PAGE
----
• Give them more space to grow! Once your tomato seedlings have 2-3 sets of true leaves (typically around 6-8 weeks old) they are ready to be transplanted directly into the soil or into much bigger pots. 
  • Place copper wire in the soil around your plants. Copper is not only an essential micronutrient but also a natural fungicide that can help fight diseases (like blight) and pests that can plague tomato plants. But most notably, you can place copper wire into the soil around your plants in a practice called electroculture, which is said to use the Earth’s natural magnetism to improve plant growth. To do this, you coil copper wire around a stick and anchor it into your soil, with the top of the wire sticking out and acting like an antenna. The copper wire supposedly conducts low level electrical currents that energize the soil and stimulate plant growth, perhaps reducing the need for fertilizers and pesticides. 
  • Apply a fish emulsion fertilizer. Fish emulsion fertilizer is a type of organic fertilizer that is made from the byproducts of the fishing industry – like bones, scales and internal organs. It’s extremely nutritious, providing a balanced blend of nitrogen, phosphorus and potassium as well as micronutrients and trace elements. Since it’s water soluble, fish emulsion is readily absorbed by tomato plants through their roots and rapidly taken up. You can use fish emulsion every 2-4 weeks during the growing season.
  • Trim off all the yellow leaves and bottom branches. By removing the non-productive parts of the plants, your tomato seedlings can redirect their energy towards producing more flowers, fruit and new, healthy growth.
  • Replant seedlings DEEP in the soil. When transplanting, you can bury your tomato plants up to where the first leaves are present. This encourages those tiny little hairs along the stem to turn into roots and take up more water and nutrients from the soil.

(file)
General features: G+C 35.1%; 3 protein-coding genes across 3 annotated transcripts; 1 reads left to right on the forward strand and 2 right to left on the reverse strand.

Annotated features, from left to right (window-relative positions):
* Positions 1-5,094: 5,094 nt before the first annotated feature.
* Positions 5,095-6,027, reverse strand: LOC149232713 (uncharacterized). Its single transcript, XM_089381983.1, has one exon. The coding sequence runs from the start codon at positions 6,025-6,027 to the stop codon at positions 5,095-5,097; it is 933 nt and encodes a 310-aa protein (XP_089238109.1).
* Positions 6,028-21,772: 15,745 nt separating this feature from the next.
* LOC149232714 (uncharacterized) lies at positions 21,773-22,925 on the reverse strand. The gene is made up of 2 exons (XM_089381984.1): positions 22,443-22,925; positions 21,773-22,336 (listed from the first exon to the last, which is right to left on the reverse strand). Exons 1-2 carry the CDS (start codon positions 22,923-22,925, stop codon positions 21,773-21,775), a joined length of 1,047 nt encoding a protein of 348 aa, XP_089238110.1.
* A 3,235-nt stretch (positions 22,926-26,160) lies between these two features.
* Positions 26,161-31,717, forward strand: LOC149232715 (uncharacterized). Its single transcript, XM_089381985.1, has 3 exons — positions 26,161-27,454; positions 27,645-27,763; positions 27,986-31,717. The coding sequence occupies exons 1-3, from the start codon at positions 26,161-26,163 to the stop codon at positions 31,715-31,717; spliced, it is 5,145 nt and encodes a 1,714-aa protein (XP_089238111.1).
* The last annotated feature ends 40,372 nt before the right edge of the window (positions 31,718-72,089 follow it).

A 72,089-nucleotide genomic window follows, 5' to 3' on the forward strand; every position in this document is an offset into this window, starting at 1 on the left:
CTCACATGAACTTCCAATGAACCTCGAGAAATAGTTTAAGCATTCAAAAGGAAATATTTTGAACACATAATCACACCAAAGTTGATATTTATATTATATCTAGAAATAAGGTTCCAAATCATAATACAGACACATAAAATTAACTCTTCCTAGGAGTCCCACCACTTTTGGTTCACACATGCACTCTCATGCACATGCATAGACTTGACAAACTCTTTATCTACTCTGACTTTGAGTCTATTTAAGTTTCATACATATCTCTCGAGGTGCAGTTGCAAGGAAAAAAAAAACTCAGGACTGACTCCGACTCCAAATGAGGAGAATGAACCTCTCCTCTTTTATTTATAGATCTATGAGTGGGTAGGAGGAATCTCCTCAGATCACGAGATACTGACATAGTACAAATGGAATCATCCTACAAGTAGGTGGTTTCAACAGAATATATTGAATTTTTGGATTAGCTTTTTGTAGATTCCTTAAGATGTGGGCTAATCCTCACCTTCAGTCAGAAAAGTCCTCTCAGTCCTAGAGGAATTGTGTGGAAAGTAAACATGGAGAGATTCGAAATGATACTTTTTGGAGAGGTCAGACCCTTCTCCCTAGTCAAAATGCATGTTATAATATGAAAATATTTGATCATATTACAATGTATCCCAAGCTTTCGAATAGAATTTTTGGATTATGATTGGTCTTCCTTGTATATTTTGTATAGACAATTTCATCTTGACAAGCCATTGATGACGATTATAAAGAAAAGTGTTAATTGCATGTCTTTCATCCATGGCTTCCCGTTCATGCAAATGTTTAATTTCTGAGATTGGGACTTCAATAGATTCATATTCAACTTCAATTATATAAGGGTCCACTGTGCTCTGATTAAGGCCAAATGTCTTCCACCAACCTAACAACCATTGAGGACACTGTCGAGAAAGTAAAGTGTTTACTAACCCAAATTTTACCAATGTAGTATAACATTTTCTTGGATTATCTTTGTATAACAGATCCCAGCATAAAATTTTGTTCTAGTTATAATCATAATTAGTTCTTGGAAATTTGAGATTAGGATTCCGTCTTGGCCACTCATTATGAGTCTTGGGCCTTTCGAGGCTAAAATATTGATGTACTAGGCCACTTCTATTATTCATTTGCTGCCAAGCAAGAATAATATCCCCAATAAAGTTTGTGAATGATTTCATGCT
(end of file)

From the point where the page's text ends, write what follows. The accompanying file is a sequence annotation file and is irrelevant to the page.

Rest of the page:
• Use kelp plant food as a fertilizer. Similar to tomato food, kelp plant food is a category of fertilizers made from dried seaweed or seaweed extracts (primarily kelp). These fertilizers provide all of the beneficial vitamins and minerals needed for plants in a super easily applied form. If you’re interested in a simple, environmentally friendly fertilizer, this is a great option for you.
  • Water your plants with an Epsom salt solution. Note: plant researchers caution gardeners from using Epsom salts unless you know that your soil is lacking magnesium. If it is, a dilution of 2 tablespoons of salts per gallon of water is an ideal ratio that you can use to water your plants 1-2 times a month during the growing season, or every 8 weeks if your plants are showing signs of a magnesium deficiency. This looks like yellowing between the leaf veins, sometimes with reddish brown tints and premature leaf shedding.
  • Ensure they get lots of sunshine! 
  • Give them ample water daily but DON’T overwater.  It’s important to let the soil dry out between waterings to prevent overwatering which can lead to issues like root rot and nutrient deficiencies and can even kill your plants.